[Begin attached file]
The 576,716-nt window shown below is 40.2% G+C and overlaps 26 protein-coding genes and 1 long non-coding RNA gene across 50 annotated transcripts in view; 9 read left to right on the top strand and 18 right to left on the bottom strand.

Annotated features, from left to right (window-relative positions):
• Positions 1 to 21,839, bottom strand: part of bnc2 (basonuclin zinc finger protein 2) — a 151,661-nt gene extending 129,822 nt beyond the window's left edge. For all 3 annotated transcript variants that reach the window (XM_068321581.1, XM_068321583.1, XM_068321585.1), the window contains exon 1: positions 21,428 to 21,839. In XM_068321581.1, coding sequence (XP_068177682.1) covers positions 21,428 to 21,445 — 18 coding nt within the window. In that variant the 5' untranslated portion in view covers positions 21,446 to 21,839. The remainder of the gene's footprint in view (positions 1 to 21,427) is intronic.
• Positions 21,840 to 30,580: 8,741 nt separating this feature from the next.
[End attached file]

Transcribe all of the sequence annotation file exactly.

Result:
The 576,716-nt window shown below is 40.2% G+C and overlaps 26 protein-coding genes and 1 long non-coding RNA gene across 50 annotated transcripts in view; 9 read left to right on the top strand and 18 right to left on the bottom strand.

Annotated features, from left to right (window-relative positions):
• Positions 1 to 21,839, bottom strand: part of bnc2 (basonuclin zinc finger protein 2) — a 151,661-nt gene extending 129,822 nt beyond the window's left edge. For all 3 annotated transcript variants that reach the window (XM_068321581.1, XM_068321583.1, XM_068321585.1), the window contains exon 1: positions 21,428 to 21,839. In XM_068321581.1, coding sequence (XP_068177682.1) covers positions 21,428 to 21,445 — 18 coding nt within the window. In that variant the 5' untranslated portion in view covers positions 21,446 to 21,839. The remainder of the gene's footprint in view (positions 1 to 21,427) is intronic.
• Positions 21,840 to 30,580: 8,741 nt separating this feature from the next.